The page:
Traders who had hoped that an agreement would be reached between the United Kingdom and the European Union in the hours of a shortened trading session on Christmas Eve – when markets closed at 12:30 p.m. – have been disappointed.
On a positive note, the FTSE-100 started the half-day session, opening up 0.43 percent, but fell back as the day progressed, finishing the session with just 6.36 points, or 0.1 percent, at 6502.11.
In comparison, the UK-focused FTSE Mid 250 Index, which closed 248.92 points, or 1.23 percent, at 20546.68, had better news.
After reaching a three-week low on Monday, the second-tier index posted a 5.8 percent rise.
The outstanding performer, however, was the pound, which has seen a steady increase since Monday against the dollar and was on the verge of hitting a high not seen since May 2018.
However, until the results of the EU referendum, it remains far from the levels around $1.50 at which it traded on June 23, 2016.
Since Monday’s lows, when the pound dropped to $1,320, on Thursday morning it grew as high as $1,3612 – a rise of 3.12 percent.
The pound was up 0.61 percent against the dollar as markets closed Thursday, trading around $1,357. At EUR 1,113, the pound also increased by 0.5 percent against the euro.
Traders were also waiting for news on a post-Brexit trade agreement at the close of trading.
David Madden, market analyst at CMC Markets UK, said, “In recent weeks and months, the pound has seen a lot of volatility as uncertainty over the future UK trade relationship with the EU has affected the currency.”
“The pound was avoided by some traders because there was no clarification on the EU situation.
“There has been a lot of talk this morning that a deal will be announced, and that has boosted the pound. Sterling is up 0.7 percent against the U.S. dollar and at one point in the session was within a hair’s breadth of a new 31-month high against the U.S. dollar.”
As London closed, the French CAC-40 was flat. There were closed German markets.
Optimism that a no-deal Brexit could be avoided helped to post some of the highest price increases for banks, supermarkets and housing associations.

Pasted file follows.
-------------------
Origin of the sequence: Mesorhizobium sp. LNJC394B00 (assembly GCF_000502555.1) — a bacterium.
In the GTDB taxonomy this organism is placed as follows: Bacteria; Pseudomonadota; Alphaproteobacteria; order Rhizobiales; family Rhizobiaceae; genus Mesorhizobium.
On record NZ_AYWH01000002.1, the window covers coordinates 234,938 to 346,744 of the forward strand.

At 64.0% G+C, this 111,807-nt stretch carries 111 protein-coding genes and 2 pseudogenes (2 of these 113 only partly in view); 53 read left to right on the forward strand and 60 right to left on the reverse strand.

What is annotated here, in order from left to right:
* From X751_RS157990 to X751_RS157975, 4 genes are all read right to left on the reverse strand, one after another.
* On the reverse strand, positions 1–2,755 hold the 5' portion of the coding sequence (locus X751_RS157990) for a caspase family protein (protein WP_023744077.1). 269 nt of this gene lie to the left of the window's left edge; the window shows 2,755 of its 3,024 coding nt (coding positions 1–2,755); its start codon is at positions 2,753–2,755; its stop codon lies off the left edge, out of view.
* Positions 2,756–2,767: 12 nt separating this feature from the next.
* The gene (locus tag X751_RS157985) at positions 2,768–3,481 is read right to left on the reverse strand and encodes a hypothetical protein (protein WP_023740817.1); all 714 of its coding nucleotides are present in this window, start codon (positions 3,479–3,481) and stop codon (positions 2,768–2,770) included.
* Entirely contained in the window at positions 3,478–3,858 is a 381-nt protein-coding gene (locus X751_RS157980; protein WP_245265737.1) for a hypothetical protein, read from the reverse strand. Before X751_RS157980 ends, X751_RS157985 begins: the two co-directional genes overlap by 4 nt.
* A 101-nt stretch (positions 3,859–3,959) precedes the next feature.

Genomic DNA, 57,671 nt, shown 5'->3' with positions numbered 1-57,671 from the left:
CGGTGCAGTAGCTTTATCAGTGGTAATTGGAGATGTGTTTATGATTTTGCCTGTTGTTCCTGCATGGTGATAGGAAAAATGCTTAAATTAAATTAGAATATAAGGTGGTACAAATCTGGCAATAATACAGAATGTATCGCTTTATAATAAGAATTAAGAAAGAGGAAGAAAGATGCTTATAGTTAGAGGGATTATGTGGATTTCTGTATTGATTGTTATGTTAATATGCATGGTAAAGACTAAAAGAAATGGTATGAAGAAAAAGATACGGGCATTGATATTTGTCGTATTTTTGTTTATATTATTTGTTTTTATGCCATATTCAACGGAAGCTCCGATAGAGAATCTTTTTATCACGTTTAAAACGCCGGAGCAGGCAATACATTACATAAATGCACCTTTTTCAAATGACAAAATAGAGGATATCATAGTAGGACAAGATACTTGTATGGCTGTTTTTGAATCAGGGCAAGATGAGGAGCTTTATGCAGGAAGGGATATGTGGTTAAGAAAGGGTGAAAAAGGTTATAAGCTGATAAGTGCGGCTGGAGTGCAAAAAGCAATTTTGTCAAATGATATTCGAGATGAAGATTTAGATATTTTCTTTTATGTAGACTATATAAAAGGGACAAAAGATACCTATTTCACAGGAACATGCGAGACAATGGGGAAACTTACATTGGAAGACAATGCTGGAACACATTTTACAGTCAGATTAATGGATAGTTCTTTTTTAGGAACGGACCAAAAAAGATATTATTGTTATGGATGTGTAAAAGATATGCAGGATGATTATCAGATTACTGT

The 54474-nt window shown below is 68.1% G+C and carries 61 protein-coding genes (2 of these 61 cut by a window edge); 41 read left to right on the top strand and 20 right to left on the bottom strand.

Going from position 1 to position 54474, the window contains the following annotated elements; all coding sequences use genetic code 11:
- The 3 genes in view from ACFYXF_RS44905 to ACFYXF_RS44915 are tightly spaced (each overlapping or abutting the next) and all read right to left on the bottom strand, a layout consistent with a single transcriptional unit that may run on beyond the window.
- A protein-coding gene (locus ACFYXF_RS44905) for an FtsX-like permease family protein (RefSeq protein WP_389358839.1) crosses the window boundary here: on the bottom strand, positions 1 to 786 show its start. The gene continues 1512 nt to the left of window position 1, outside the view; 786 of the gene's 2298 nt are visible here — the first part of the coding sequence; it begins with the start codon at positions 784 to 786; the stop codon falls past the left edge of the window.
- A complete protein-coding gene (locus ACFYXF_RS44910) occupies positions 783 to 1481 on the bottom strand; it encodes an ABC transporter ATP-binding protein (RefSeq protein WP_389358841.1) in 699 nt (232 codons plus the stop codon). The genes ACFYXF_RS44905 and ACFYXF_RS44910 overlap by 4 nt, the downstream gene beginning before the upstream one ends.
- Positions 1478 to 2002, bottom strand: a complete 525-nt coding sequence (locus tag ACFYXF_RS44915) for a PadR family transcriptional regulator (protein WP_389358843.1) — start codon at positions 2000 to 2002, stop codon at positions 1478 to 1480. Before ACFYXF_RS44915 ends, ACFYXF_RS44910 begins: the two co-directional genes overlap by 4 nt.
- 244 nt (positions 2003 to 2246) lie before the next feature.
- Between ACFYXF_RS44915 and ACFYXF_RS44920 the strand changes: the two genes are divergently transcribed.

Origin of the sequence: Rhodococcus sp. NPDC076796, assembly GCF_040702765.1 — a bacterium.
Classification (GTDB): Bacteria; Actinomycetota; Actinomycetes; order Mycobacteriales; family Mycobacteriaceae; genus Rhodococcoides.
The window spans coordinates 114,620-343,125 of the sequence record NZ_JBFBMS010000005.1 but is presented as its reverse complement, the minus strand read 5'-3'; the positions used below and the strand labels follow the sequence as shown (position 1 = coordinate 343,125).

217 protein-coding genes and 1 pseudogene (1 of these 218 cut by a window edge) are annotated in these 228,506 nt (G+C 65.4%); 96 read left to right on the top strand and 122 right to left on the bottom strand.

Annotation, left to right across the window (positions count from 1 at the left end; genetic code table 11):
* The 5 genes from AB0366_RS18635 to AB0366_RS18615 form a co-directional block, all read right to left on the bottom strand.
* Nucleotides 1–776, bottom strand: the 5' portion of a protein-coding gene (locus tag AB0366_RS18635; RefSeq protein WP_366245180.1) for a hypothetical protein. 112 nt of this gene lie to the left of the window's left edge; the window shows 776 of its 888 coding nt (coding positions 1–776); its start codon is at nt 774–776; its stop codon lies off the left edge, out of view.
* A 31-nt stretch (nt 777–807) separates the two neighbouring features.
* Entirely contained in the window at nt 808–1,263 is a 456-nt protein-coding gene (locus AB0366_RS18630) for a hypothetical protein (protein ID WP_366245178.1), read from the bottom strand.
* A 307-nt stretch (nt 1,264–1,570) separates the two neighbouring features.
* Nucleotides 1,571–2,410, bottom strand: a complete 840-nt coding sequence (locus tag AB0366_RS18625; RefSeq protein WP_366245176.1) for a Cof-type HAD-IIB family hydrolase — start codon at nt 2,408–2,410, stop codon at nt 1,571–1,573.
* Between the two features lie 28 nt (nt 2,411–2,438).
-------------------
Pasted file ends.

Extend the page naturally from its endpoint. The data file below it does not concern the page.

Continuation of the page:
In the FTSE-100, Lloyds Banking Group was the largest gain, closing 3.99 percent, or 1.48 pence, at 38.605 pence, while rival Barclays closed 2.78 pence at 154.6 pence and Natwest Group closed 2.05 pence at 168.95 pence.
At 232.9 pence, Tesco closed 6.7 pence, or 2.96%, higher, Morrisons increased 2.45 pence to 176.3 pence, and Sainsbury added 2.7 pence to 226.7 pence.
Property businesses were also up, including Barratt Acquisitions, Berkeley Community, Persimmon and Land Securities.
Rio Tinto said it had “a lot of work to do” overnight, as the Anglo-Australian miner said it had started to restore ties with the indigenous owners of the sacred caves that it demolished in Western Australia’s Pilbara area in May.
Ivan Vella, acting chief executive of Rio Tinto Iron Ore, said, “We know we have a lot of work ahead of us to restore confidence in our company,”
Because of the fiasco, the former chief executive quit the firm. At 5,574 pence, shares closed down 26 pence.
Rival Anglo-Australian miner BHP said it is close to resuming work at a Brazilian mine where an accident in 2015 killed 19 workers.
The company expects to manufacture approximately eight million tons of iron ore pellets at the Germano Mine and its Ubu Complex next year. At 1,964.4 pence, shares closed down 1.6 pence.
Lloyds Banking Group, up 1.48 pence at 38.605 pence; Melrose, up 6.05 pence at 178.95 pence; Tesco, up 6.7 pence at 232.9 pence; Legal & General, up 6.6 pence at 266.4 pence; and Whitbread, up 76 pence at 3,214 pence, were the biggest winners in the FTSE-100.
Rightmove, down 14.4 pence to 643 pence, Kingfisher, down 4.6 pence to 265.4 pence, Entain, down 18 pence to 1,145.5 pence, Spirax-Sarco, down 175 pence to 11,155 pence, and Flutter, down 205 to 15,045 pence, were the biggest losers.